Friday, 04 February 2022 08:41

New Vulnerability Found that Exposes a Large Number Routers to UPnProxy Attack

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Universal Plug and Play UPnP) is one of those technology decisions that make you wonder what people were thinking. The concept is fairly clear, find a way to make things easy for someone to just connect a device to a network and have it function without interaction. Devices like the Xbox Series X|S require this for their remote play feature as the ports and IP addresses needed to function would be overly complicated for most users to set up. So, you enable UPnP on your router and just plug the Xbox in. Sound great, but as with anything that create convenience, it also brings about risk.

UPnP has been the target of other attacks in the past and now we see it being targeted again perhaps because of recent console remote play popularity. Regardless of the why, it is happening, and it is a problem. According to researchers at Akami, there are threat actors that are specifically targeting routers with the UPnP feature enabled. Though the use of a script they developed, they were able to identify a large number of vulnerable routers with many returning indications that they are already infected.

What the attackers are doing is getting the exposed UPnP feature top set up port-forwarding entries automatically so they can reach inside a target’s network. According to Akami this new vulnerability also gets around network segmentation as it is setting up the forwarding rules at the router level. This vulnerability can also be used to set up your firewall as a proxy. It means that an attacker can bounce traffic off your router to another or to their target.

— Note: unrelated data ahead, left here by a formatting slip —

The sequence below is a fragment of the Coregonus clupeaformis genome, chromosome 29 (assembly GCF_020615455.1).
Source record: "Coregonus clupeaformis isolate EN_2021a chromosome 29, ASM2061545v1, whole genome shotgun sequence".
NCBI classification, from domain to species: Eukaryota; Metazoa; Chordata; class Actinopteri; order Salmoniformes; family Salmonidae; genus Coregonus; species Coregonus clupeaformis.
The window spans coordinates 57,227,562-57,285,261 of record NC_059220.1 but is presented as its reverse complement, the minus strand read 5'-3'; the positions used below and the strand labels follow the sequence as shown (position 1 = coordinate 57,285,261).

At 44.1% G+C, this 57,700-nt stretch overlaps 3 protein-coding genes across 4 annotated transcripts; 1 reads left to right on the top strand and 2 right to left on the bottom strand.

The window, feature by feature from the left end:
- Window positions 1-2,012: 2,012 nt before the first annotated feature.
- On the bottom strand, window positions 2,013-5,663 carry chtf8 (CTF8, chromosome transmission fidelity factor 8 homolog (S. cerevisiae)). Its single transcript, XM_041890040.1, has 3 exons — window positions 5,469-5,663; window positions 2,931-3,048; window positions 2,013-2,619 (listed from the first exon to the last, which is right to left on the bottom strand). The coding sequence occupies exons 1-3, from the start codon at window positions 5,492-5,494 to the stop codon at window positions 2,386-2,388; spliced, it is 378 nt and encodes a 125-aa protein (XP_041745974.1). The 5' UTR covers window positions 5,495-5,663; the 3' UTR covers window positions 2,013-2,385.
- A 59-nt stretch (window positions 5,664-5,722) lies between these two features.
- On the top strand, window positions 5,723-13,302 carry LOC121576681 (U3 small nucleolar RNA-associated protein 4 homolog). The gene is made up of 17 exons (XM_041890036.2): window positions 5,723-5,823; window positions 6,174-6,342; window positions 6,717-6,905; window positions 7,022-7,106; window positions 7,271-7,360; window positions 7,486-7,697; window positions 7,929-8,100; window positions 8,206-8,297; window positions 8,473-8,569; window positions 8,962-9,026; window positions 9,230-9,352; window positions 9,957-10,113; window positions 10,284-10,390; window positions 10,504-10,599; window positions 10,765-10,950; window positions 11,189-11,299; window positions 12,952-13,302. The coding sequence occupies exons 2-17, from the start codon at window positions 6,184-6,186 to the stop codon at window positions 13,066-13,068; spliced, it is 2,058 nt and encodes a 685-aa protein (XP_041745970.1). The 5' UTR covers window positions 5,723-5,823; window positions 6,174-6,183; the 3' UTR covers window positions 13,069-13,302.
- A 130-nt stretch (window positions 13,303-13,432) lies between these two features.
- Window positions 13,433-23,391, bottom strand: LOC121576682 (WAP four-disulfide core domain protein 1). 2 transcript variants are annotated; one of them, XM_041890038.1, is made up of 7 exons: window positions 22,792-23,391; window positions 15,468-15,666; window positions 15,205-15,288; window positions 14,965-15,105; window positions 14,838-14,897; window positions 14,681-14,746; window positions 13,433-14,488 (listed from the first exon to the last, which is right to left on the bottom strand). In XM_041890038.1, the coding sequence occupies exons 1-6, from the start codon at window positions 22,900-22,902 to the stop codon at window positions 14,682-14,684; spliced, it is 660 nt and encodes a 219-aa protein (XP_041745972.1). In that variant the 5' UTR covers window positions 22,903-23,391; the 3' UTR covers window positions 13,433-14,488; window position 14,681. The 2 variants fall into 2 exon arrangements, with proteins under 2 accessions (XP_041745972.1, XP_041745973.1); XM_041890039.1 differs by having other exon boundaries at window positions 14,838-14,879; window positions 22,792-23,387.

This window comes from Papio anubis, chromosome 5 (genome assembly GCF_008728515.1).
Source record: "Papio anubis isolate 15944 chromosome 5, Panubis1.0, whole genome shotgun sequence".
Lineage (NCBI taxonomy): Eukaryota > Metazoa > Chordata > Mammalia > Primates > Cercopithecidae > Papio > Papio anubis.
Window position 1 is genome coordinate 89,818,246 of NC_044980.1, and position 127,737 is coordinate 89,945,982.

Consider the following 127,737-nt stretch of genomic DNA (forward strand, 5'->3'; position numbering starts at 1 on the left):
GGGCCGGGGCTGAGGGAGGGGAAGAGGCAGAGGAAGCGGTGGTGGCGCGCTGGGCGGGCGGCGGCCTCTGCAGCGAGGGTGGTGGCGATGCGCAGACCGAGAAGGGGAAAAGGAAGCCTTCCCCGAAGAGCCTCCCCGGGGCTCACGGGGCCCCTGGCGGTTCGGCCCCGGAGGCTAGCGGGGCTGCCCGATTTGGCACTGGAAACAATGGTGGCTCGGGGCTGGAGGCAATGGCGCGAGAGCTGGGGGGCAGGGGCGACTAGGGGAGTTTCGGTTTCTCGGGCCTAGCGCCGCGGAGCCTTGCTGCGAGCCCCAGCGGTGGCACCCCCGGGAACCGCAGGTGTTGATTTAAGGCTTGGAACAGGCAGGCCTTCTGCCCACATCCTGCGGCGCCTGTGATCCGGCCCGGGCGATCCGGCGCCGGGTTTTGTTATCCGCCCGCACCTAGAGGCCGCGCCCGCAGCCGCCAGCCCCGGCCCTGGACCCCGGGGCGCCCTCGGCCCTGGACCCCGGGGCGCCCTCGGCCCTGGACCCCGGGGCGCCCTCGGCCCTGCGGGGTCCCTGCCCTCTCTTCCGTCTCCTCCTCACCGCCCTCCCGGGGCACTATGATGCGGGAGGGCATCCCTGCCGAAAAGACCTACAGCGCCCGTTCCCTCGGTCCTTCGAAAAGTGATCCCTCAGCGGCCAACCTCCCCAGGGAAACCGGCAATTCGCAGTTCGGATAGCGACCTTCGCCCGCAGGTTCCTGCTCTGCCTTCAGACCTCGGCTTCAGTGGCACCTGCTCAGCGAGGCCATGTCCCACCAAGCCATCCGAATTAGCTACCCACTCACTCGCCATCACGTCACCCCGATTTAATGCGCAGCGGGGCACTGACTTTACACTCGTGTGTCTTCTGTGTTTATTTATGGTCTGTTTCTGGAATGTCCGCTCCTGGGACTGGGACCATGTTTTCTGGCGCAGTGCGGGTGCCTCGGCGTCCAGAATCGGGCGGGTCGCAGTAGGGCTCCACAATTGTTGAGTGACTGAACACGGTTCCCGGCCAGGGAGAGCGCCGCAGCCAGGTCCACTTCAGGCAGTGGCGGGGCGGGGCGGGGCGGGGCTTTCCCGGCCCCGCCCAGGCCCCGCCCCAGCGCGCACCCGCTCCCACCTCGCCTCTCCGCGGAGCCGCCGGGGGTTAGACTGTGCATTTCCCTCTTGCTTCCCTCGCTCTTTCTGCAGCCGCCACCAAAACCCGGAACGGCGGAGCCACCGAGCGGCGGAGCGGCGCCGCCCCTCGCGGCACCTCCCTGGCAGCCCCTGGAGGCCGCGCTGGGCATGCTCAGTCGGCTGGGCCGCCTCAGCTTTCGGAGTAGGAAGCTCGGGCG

The attack leverages a data leak in the Simple Service Discovery Protocol. When an attacker sends a request to a target router that is vulnerable to this type of attack, they can get back information about the UPnP daemon. The data that is leaked contains an xml file that contains information about services offered by the device. Normally this information should only be visible to internal IP addresses, but due to flawed implementations of UPnP it gets exposed to a would-be attacker. If the attacker gets the return they are looking for (access to and ability to read the target xml file) they can send a SOAP/XML payload to add their own NAT and Port Forward data into the UPnP list.

After adding in the new NAT and PAT rules, the threat actor can access the login page of the router or internal assets on the new exposes network segments. In many consumer and SMB devices this can lead to a significant compromise as they have single segments or expose all their Lan segments at the edge of their network (no routing is performed after the router/firewall). Once the attackers have access to the firewall/router and the internal network they can look for vulnerabilities that exist on those devices.

Currently Akami believes that unpatched SMB services will be the most likely targets, but there are many other uses for this including the previously mentioned proxy network for APT groups to leverage during their campaigns. The list of affected products is quite large and covers many popular brands from Belkin, D-Link, NETGEAR, Ubiquiti and even a model of HP printer with a built-in wireless router. This is another “patch/mitigate now” vulnerability to add to the list piling up in 2022.

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